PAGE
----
England scores World Cup win over Afghanistan

Eoin Morgan broke the record for the number of sixes in a one-day international with an astonishing display of hitting in England’s 150-run World Cup win over Afghanistan.

The captain hammered 17 sixes in making 148 from 71 balls, his outrageous and audacious ball-striking providing stunning entertainment to an Old Trafford crowd that lapped it up.

Morgan went past the previous best of 16, jointly held by Chris Gayle, AB de Villiers and Rohit Sharma, and England’s total of 25 sixes also set a new record for any team in an ODI innings.

Jonny Bairstow made 90 and Joe Root 88 as the hosts racked up 397-6, their highest total in a World Cup match, bettering the 386-6 they piled on against Bangladesh only 10 days ago.

There was never any danger of Afghanistan even getting close to succeeding in the run-chase and they ended a processional second half of the game on 247-8.

The win lifts England to the top of the 10-team table, ahead of Australia on net run-rate.

Victory against Sri Lanka at Headingley on Friday’s will leave Morgan’s men on the verge of the semi-finals. Afghanistan remain rooted to the bottom, having lost all five of their games.

Magnificent Morgan’s maximums

Taken in isolation, Morgan’s performance was awesome, yet it was made all the more impressive by two things.

Firstly, this was the same player that was debilitated by a back spasm in Friday’s win over West Indies. He could barely walk up the pavilion steps, was unable to sit in his post-match news conference and was a doubt to play in this game.

In addition, it was a complete contrast to the first part of England’s innings. For as comfortable as Bairstow and Root were on a used wicket against some respectable bowling, their progress was little more than sedate.

Morgan changed all that. When he arrived at the end of the 30th over, England were 164-2. With the left-hander as the catalyst, the final 15 overs brought 198 runs in a blur of six-hitting that turned fielders into spectators and spectators into fielders.

When Afghanistan dropped short, he heaved the ball over the leg side, often into the massive temporary stand. When the ball was pitched up, he smashed it straight.

He had one life, on 28, when Dawlat Zadran barely got one hand to a chance at deep mid-wicket. After that, Morgan pummelled 120 from his next 46 balls to the delight of the crowd who at one point were singing his name.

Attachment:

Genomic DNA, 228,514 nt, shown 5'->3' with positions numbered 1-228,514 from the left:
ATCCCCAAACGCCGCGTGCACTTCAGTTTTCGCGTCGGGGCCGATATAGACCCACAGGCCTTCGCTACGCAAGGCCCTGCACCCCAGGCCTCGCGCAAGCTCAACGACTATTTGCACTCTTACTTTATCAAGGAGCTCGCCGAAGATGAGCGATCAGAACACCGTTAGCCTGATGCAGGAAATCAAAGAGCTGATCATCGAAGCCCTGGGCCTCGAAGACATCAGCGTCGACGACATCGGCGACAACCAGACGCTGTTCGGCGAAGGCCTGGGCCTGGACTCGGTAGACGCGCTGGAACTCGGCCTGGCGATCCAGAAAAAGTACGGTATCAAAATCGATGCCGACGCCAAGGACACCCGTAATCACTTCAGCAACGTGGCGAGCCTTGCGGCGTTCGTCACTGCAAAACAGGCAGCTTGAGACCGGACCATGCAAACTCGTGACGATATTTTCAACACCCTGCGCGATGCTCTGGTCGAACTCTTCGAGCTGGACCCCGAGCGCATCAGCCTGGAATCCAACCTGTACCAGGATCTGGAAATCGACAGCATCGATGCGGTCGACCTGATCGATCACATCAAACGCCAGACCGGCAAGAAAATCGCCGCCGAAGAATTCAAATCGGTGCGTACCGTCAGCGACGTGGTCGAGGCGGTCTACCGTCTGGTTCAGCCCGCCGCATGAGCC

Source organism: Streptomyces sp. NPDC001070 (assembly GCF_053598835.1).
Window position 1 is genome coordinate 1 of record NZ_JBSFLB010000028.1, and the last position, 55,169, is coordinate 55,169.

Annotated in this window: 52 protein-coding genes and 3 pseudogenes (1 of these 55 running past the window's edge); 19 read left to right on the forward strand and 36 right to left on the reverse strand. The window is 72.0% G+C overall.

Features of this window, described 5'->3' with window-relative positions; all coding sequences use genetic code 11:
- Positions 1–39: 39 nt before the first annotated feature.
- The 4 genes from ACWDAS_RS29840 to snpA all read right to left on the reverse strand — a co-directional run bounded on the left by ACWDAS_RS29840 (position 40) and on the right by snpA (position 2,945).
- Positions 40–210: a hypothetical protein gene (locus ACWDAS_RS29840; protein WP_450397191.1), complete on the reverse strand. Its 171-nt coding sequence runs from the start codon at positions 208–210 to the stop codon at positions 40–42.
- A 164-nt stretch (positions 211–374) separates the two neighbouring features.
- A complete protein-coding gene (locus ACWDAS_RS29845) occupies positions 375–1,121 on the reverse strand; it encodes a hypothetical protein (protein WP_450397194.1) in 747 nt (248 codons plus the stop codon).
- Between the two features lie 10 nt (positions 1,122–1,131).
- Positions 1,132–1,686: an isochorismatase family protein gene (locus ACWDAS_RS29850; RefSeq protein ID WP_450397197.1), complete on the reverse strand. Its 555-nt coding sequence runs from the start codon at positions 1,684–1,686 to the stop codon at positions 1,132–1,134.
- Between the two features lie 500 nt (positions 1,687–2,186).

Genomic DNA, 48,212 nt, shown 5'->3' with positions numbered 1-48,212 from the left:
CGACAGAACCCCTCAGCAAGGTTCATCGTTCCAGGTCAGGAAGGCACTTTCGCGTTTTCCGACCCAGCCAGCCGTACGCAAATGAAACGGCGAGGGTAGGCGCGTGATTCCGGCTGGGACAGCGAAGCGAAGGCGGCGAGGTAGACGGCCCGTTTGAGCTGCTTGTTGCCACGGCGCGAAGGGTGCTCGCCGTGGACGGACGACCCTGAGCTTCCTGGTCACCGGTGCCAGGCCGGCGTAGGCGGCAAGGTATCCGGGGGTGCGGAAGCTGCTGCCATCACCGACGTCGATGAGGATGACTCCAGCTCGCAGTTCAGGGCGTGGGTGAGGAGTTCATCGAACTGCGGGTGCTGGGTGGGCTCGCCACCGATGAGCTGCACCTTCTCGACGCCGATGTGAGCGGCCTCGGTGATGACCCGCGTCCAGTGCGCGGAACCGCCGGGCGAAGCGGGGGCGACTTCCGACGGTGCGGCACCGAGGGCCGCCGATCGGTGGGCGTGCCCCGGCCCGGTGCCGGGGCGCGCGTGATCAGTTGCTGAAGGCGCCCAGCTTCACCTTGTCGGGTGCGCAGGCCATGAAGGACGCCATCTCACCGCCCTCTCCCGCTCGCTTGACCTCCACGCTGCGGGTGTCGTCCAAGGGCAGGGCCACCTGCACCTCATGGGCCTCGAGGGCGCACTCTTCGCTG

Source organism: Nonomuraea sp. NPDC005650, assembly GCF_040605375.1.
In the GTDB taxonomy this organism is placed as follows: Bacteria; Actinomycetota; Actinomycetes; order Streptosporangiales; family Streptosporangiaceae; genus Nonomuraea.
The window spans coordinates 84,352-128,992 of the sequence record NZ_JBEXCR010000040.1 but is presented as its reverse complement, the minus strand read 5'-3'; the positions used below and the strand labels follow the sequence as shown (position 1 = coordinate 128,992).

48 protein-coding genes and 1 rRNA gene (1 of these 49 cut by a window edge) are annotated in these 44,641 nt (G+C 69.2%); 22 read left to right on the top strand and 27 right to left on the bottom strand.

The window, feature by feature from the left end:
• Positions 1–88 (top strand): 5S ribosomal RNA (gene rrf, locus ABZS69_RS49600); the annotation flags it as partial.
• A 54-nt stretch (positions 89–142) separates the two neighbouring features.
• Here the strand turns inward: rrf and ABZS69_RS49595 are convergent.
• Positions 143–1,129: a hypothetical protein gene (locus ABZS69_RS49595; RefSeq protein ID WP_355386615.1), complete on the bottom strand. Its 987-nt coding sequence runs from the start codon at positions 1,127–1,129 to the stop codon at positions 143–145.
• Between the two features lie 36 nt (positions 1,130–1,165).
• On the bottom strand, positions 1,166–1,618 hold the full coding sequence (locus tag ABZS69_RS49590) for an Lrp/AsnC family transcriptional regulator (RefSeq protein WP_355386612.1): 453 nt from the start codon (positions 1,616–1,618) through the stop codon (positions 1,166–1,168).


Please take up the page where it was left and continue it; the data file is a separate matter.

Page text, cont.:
His first fifty came from 36 balls and his second from 21. In the 14 balls he faced after reaching three figures, one of which got him out, he plundered 47 runs.

When he was dismissed, caught at long-off, he received a handshake from bowler and opposite number Gulbadin Naib, then departed to a rapturous standing ovation.

England march on

England are slowly growing into this tournament and, in doing so, have put their sole defeat by Pakistan – a game in which their fielding was awful – well behind them.

Sterner tests await. They still have group games against Australia, New Zealand and India to come, but it may be that victory on Friday is enough to secure a place in the last four.

This was the type of contest which England teams of the past would have approached with nervous trepidation, yet, bar two Bairstow dropped catches, Morgan’s men ruthlessly dealt with the weakest team in the tournament.

Four of their batsmen have made hundreds – no other team has more than two centurions – and, in a competition where extreme pace has yielded the greatest success, Jofra Archer and Mark Wood have 21 wickets between them.

England will dearly wish for Jason Roy to be fit for at least the knockout stages. With the opener absent because of a hamstring injury, James Vince made a characteristically handsome 26, then holed out in characteristically frustrating fashion.

Afghanistan’s awful time

Even before this game, Afghanistan were not having an enjoyable time in Manchester. On Monday night, police had to be called to a restaurant after an altercation between some of their squad and a member of the public.

They lost an important toss on Tuesday – this game might have been different had their spinners been giving a total to defend.

But that did not excuse a fielding performance littered with errors or bowling that crumbled in the face of Morgan’s assault.

Rashid Khan, their star leg-spinner, conceded 110 runs from nine overs, the joint second-worst return in ODI history and the most expensive in a World Cup match.

When Archer bowled Noor Ali Zadran in the second over of the reply, there was the feeling that a batting line-up which had already struggled in this tournament could disintegrate.

To their credit, they showed some great spirit, none more so than Hashmatullah Shahidi, who made 76 despite a sickening blow to the helmet from Wood.